It’s county fair season and across Nebraska fairs are in full swing, from the metros to the most rural areas. But those fairs are changing, to adapt to changes in the way people live.
At the Washington County Fair in Arlington, Neb. an engine roars, then dies down amid a billowing cloud of dust, as a contestant guns his tractor as far as he can go before the weight he’s pulling stops him.
THE COST OF COUNTY FAIRS
Click the graphic below to see the property tax rates levied for each of Nebraska's 93 counties.
We've been asking Nebraskans from across the state to post their county fair photos to social media - and to tag them #NEfairs2013. Below is just a sample of some of the responses we received via Twitter, Instagram and Facebook. (See more at the bottom of this article.) Thanks for sharing!
Keep posting and using #NEfairs2013 and look for your photos to show up on our social media and website through the end of summer.
4-H Horse English Show at the Lancaster County Super Fair, via Twitter; by Lancaster County Extension - Nebraska
Future rodeo particpants at the Scotts Bluff County Fair via Facebook; by MakethisSocial.com
Nighttime rides at the Lancaster County Super Fair, via Instagrammer @belgamerinadian.
Washington County Fair Board President Gary Lambrecht said it’s all part of trying to provide something for everyone. “In the morning we have mud volleyball contest, the barbeque contest, the parade, a karaoke contest, a figure eight race and tough truck competition. It doesn’t matter what your love is. There is something down here that you can enjoy,” Lambrecht said.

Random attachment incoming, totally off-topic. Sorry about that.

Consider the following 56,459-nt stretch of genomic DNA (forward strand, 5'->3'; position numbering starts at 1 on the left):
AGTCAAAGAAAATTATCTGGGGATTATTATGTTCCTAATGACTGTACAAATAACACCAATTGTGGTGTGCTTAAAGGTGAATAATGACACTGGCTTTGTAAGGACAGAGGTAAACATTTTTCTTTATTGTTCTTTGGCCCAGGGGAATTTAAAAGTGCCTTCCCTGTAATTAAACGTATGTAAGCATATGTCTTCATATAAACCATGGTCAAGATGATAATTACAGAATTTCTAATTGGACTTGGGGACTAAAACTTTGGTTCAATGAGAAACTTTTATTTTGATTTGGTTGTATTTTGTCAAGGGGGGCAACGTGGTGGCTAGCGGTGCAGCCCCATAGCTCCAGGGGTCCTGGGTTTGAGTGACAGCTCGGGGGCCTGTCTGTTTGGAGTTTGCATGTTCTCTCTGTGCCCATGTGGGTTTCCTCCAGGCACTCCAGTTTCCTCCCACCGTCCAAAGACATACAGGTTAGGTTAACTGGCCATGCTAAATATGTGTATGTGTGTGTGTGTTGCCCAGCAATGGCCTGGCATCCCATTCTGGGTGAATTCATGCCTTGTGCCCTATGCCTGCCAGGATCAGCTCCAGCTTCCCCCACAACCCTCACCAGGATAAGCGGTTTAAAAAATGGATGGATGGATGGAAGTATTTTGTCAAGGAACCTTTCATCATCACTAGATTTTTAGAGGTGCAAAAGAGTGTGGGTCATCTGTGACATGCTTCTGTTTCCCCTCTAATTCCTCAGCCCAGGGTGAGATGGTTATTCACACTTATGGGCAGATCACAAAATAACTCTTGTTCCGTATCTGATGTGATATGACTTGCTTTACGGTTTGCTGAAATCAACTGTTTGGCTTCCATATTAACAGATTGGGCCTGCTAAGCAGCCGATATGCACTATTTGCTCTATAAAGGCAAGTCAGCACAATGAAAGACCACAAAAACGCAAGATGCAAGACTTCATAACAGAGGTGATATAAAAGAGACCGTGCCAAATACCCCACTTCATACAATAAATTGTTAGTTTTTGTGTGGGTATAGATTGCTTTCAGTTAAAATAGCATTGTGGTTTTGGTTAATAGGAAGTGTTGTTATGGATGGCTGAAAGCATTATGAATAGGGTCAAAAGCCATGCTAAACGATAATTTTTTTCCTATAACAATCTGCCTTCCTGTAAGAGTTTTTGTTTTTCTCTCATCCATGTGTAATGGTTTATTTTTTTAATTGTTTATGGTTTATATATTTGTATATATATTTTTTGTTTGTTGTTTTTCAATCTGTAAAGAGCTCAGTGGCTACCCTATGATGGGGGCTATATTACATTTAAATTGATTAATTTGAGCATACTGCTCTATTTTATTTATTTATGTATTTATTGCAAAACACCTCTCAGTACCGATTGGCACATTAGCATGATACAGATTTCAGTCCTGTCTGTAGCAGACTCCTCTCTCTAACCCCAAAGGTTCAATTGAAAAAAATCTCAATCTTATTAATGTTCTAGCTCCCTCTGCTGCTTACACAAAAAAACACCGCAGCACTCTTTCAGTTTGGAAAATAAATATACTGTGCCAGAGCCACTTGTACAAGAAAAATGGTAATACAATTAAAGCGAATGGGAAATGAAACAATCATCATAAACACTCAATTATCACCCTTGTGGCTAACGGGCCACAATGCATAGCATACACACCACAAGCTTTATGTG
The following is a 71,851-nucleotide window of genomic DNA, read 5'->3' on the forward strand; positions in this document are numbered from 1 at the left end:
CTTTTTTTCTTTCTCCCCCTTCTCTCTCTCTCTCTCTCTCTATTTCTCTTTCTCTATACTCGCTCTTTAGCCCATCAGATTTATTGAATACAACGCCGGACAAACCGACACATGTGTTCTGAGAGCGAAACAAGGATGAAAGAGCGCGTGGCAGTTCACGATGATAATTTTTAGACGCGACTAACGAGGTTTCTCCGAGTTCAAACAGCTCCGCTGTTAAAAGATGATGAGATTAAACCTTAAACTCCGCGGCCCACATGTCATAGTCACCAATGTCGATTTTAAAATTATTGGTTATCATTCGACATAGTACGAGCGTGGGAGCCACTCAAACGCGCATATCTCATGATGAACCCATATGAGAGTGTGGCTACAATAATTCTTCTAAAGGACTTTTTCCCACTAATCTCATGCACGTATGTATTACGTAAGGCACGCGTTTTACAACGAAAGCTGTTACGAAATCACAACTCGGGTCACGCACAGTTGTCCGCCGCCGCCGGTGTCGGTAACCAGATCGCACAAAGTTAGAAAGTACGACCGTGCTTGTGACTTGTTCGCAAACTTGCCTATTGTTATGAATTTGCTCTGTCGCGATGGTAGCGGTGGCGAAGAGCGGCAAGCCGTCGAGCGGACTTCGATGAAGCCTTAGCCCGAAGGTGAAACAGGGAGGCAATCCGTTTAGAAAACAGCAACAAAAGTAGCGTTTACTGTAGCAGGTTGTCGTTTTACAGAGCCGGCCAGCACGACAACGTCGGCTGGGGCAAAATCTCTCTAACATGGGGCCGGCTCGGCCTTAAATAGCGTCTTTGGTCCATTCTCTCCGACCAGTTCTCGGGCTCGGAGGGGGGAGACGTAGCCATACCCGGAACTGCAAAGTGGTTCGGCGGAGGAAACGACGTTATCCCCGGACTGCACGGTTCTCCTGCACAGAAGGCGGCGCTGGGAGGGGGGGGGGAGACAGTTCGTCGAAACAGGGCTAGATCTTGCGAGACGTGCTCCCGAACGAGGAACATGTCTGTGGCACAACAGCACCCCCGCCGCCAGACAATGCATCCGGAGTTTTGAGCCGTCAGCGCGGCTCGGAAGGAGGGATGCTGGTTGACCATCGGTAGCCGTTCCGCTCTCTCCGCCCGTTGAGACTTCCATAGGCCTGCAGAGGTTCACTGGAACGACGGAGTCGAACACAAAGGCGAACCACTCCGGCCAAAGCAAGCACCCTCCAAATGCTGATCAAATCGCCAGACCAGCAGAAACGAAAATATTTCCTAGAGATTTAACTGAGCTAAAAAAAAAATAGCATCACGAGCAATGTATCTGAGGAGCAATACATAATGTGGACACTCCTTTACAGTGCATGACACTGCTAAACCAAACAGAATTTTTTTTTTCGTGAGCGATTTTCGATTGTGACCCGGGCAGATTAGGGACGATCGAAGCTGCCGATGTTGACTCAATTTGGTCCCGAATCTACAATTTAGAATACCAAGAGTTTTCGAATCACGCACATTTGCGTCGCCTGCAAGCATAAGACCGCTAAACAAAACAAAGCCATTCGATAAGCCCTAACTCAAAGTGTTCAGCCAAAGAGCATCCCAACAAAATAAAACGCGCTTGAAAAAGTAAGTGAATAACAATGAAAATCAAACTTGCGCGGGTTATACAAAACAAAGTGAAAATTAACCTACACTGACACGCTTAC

He added fairs in places like Washington County, outside Omaha, have to change. “We’re becoming a more urban county. We have goats and sheep and all the acreage animals that are here – chickens.
“When I was a kid you came here and it was beef animals everywhere. Beef and hogs. Well, the beef and hog producers are getting less and less and less,” Lambrecht said. And who is coming in? “It’s acreage people. They’re raising vegetables. They’re raising wine. We have wine tasting here. Wine contests. We’re changing with the people. People live here, work in Omaha, things like that. The county’s changing. The fair’s changing as well.”
One hundred and twenty-five miles to the southwest, in Nuckolls County near the Kansas border, the challenges are different. There’s no big city near here – just farms and small towns – with the biggest being Superior with about 2,000 people. Angie Gardner, president of the Nuckolls County Fair Board, said it’s definitely getting tougher to find attractions that will bring a wide variety of residents to the fair.
“We have the carnival, which is a big pull for everyone, but especially those that live in town. A lot of older people that live in town will come out and look at the exhibits and the livestock. But younger people that live in town generally don’t go south of the concession stand” to see the livestock exhibits that are the traditional heart of county fairs.